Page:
A new website from Great-West Life provides links to prominent researchers and their research in mental health in the workplace. Click on any of the topics in the top bar: Understanding Mental Health; The Business Case; Creating Healthier Workplaces; Return to Work; Accommodations that Work; Issues and Strategies; Work in Progress; or Working 4Wellness and you will find a summary of the topic and links to resources.
The financial crisis has heightened Canadian executives’ concerns about both defined benefit and defined contribution pension plans, according to the findings of Watson Wyatt’s sixth annual Survey of Pension Risk, released April 20th at The Conference Board of Canada’s 2009 Summit on the Future of Pensions. The survey of 161 chief financial officers and vice presidents of human resources reveals that 88 percent believe DB plans are in a widespread funding crisis and 53 percent think the crisis will be long-lasting. Employees and pensioners are concerned as well -- a coalition of labour and seniors' organizations called on the Ontario and federal governments to protect pensions in the face of the economic crisis. A collection of academic papers concerning pension management and legislation are available online at the Rotman International Centre for Pension Management (ICMP) website.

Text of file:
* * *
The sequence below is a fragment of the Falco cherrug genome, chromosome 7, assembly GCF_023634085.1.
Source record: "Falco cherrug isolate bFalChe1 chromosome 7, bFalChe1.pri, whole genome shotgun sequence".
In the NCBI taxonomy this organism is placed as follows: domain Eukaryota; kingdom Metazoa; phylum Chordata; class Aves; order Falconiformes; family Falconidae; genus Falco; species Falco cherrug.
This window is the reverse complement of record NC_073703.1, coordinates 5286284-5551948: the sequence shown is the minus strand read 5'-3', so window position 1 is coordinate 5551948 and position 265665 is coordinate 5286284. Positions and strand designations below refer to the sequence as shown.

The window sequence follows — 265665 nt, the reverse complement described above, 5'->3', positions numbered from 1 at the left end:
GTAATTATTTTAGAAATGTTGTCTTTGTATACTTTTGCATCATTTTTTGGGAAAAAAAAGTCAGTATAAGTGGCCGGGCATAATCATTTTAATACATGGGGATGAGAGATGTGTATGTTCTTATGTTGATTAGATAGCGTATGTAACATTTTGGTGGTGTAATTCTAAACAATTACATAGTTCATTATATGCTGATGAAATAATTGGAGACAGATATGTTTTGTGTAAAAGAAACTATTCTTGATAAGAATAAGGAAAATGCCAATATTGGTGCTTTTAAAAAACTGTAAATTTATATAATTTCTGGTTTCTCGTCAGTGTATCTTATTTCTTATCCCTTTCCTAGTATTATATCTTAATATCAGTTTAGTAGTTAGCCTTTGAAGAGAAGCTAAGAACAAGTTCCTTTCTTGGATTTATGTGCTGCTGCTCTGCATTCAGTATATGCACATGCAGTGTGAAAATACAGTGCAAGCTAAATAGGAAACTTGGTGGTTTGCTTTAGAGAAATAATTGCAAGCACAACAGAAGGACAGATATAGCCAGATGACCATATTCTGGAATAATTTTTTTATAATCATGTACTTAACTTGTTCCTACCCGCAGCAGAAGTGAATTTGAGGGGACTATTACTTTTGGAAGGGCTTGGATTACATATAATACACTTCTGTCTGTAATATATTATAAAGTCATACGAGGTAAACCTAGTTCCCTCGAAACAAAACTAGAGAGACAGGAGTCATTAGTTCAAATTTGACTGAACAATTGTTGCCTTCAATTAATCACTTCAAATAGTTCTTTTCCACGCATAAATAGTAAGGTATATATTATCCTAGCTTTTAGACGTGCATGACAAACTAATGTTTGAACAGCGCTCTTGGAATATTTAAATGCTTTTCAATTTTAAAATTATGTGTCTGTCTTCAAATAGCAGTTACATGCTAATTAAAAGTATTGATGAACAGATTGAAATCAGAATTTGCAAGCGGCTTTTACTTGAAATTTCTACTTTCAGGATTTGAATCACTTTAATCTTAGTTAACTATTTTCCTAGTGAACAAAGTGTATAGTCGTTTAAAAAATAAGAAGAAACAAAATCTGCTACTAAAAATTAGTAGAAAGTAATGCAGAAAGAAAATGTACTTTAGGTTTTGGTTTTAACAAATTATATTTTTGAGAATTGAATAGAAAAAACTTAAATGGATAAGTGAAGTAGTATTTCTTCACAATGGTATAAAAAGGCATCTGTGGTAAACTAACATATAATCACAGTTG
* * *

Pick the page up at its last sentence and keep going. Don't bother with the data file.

Watson Wyatt’s 2009 HR Technology Trends Survey looks at what cost control changes employers are making to get the most from HR technology. The survey found that 61 percent of employers are taking steps to optimize their current service delivery models, which includes their mix of HR technologies, call centers and vendors, while 33 percent are reviewing and updating all vendor contracts, and 27 percent are staying the course.
Canadian Policy Research Networks has released a study titled, Pathways for First Nation and Métis Youth in the Oil Sands.The paper looks at the political, social, and economic influences on First Nation and Métis youth’s attitudes toward higher levels of education in the municipality of Wood Buffalo, Alberta. This has been the site of rapid industrial development related to the oil sands in the past few decades. As well the institutional and policy structures that support or hinder First Nation and Métis youth in finding pathways to sustained employment, with decent pay, good working conditions, and career potential, are examined.
A new website titled Literacy More than Words has been launched by the Council of Ministers of Education, Canada. The website brings together resources from the Pan-Canadian Interactive Literacy Forum 2008. Links to presentations on workplace and workforce literacy are available on the site.